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MAA - Creating a RAC Physical Standby for a RAC Primary [ID 380449.1]

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MAA - Creating a RAC Physical Standby for a RAC Primary [ID 380449.1]

***Checked for relevance on 08-NOV-2012***

MAA / Data Guard 10g Setup Guide –

Creating a RAC Physical Standby for a RAC Primary

Oracle Maximum Availability Architecture White Paper

May 2006

Overview

Oracle Maximum Availability Architecture (MAA) [1] is Oracle's best practices blueprint based on proven Oracle high-availability technologies and recommendations. The goal of MAA is to remove the complexity in designing the optimal high-availability architecture.

Published as part of the MAA series of white papers, this paper focuses on creating a RAC physical standby database for a RAC primary database. This document assumes that there is an existing RAC database and you want to implement Data Guard by adding a standby database to the configuration. The end configuration for this document is a RAC primary database with a RAC standby database. The steps outlined in this document use SQL*Plus, apply to both Oracle Database 10g Release 1 and Oracle Database 10g Release 2, and they assume using ASM/OMF, and that the software and ASM instance on the standby host have already been installed/created.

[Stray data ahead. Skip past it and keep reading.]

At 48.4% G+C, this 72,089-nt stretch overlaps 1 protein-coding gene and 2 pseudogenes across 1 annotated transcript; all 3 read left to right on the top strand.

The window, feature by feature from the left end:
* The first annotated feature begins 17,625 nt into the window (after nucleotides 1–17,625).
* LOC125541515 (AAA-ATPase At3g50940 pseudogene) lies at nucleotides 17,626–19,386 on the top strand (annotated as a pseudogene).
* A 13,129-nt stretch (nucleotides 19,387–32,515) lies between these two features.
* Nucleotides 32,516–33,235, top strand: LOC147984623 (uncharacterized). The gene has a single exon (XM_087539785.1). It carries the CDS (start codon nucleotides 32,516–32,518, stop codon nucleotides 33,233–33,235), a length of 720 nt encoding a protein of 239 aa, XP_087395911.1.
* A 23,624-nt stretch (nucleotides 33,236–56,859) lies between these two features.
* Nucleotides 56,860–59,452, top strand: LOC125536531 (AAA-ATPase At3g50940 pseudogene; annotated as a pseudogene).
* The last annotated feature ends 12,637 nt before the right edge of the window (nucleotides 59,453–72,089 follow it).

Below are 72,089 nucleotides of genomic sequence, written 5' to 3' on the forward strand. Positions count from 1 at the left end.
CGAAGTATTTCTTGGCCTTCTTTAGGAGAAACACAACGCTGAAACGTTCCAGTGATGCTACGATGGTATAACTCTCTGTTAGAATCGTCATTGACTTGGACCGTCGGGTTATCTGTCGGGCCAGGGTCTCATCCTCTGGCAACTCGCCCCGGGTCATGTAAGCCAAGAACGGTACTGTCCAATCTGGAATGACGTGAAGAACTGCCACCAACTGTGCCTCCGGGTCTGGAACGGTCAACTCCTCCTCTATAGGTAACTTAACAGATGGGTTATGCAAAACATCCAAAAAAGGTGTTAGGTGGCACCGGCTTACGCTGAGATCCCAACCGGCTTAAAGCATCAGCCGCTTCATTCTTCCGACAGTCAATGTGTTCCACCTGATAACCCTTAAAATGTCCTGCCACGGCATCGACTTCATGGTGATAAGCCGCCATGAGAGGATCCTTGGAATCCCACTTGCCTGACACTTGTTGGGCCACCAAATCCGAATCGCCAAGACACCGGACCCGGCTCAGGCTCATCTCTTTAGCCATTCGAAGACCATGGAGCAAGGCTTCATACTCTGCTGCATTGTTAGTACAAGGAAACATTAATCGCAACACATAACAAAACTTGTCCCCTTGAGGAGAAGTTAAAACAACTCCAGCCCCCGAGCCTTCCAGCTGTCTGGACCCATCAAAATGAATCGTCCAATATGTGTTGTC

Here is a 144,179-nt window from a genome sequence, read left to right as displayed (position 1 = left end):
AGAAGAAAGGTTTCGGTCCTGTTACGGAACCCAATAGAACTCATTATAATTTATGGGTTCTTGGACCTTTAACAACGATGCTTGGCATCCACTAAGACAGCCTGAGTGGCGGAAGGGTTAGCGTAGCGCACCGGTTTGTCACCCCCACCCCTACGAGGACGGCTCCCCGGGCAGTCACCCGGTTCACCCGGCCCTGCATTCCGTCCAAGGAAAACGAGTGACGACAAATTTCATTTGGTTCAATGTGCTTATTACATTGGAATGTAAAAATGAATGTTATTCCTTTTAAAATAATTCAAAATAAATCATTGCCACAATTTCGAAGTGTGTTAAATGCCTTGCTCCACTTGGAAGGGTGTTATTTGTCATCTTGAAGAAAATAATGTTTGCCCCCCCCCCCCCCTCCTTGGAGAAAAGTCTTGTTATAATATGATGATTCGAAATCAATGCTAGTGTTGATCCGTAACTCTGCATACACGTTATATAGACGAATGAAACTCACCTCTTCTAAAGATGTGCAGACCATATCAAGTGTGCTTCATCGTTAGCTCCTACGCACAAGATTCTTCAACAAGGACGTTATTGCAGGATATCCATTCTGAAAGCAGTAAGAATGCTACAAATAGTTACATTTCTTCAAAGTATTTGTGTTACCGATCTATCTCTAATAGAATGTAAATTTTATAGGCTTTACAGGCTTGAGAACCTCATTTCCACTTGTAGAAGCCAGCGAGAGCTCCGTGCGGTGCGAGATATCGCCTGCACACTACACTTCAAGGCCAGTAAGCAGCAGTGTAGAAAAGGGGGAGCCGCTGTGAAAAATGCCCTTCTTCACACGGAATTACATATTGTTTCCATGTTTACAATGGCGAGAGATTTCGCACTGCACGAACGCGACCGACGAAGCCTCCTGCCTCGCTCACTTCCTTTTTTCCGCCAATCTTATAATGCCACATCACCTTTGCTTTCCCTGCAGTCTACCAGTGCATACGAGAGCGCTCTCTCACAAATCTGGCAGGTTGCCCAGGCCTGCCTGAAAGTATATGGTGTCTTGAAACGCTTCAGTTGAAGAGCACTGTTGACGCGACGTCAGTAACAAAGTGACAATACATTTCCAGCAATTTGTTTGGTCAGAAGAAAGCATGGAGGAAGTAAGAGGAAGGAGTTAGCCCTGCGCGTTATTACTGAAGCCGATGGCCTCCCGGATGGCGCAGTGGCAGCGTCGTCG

The example used in this document has the database unique name of the RAC database as CHICAGO. The instance names of the two RAC instances are CHICAGO1 (on node chicago_host1) and CHICAGO2 (on node chicago_host2). The database unique name of the RAC standby database is BOSTON, and the two standby instance names are BOSTON1 (on node boston_host1) and BOSTON2 (on node boston_host2).

This document includes the following tasks:

  • Task 1: Gather Files and Perform. Back Up
  • Task 2: Configure Oracle Net on the Standby